Students take to the skies

The Riverwood Flight Club introduces students to the mechanics of flying.

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The Riverwood Flight Club introduces students to the mechanics of flying.

While COVID-19 delayed or scaled back many school activities, it also grounded one activity at Riverwood International Charter School in Sandy Springs.

For 13 years, members of the school’s Flight Club have met once a week after the last bell to learn about the mechanics of flying. Pre-pandemic, the group, which has ranged from a half dozen to 60 at times, got a chance to put their training to the test during flights out of Gwinnett County Airport at Briscoe Field, where math teacher and club founder Alan Sohmer rents planes.

“When I fly, I take two people at a time and sometimes get another instructor to take two other kids,” he said. “We’ll fly out of Gwinnett to the Winder airport so one student can fly out and the other back.”

Though COVID put a crunch in those plans for 19 months, students have kept up with the lessons by using a flight simulator built by a team of students led by Lucas Daniels, a Riverwood grad and former club president. Daniels is now a student at Embry-Riddle Aeronautical University.

“He wrote a grant and built it with amazing graphics,” said Sohmer. “We can hook it up to my computer and a smart board, and all the gauges are in the same spot. It’s shocking how well a 15- or 16-year-old kid can fly a plane from practicing in the simulator.”

Club president and junior Adrian Boemanns has been part of the group for three years and has had the chance to taxi a Cessna 172 around Briscoe’s grounds.

“I joined to get more practice and learn about things like starting, take-offs, landings and traffic patterns, the basics of flight” he said. “It’s more of a hobby right now, but I enjoy it. And the club is free.”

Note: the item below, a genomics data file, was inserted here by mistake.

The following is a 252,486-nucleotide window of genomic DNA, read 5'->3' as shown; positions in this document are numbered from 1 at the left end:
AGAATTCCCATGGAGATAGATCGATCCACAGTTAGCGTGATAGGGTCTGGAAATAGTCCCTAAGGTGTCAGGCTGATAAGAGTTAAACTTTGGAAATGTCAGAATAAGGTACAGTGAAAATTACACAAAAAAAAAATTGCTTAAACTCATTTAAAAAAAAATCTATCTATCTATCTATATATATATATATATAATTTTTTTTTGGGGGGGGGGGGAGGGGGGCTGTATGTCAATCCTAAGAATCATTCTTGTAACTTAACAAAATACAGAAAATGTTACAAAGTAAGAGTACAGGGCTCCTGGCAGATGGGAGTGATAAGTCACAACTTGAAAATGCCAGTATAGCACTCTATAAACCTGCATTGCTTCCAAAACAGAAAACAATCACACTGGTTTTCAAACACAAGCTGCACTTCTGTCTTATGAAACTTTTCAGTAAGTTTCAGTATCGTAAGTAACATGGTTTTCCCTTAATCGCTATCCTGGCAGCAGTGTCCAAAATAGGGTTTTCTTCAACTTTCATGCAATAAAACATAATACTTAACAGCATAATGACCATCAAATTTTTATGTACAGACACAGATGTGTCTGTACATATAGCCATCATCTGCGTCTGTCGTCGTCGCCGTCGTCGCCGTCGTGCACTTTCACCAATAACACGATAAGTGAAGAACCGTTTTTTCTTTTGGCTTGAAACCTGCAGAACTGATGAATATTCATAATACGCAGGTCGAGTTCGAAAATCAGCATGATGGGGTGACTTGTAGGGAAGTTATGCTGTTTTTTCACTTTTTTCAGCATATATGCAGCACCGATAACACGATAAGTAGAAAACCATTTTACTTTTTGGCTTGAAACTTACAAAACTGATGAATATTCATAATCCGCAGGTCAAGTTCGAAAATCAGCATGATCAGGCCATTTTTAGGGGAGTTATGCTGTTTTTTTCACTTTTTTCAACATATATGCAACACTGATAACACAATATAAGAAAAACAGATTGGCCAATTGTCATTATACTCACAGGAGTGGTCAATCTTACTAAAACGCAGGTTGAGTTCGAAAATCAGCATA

Club classes also include learning about each part of a plane and the physics of flight. By the end of the school year, the kids who have stuck with the program get to make actual flights with Sohmer, a licensed pilot with a long-time love of being in the air.

“When I was a teenager in Savannah, I wanted to fly fighter planes, so they told me to get a math or engineering degree,” he said. “I got my private license and was going to teach then become a commercial pilot, but just as I finished my training, they changed the minimum number of hours required. It would have taken a few more years, and by then, I’d met my wife, we’d moved to Atlanta and were expecting twins. So even though it wasn’t my plan, I kept teaching.”

Sohmer is “licensed to do everything” around a plane, but his chief objective now is sharing that love of flying with students.

“I’m introducing it to them and teaching them everything I can,” he said. “They can take it and do whatever they want; if they want to pursue a career, I tell them to do it.”

One of his biggest thrills is watching young students take the controls.

“It’s so neat when you see them doing something they’ve never done before,” he said. “Getting them in the plane – that’s really exciting.”

Information about Riverwood is online at

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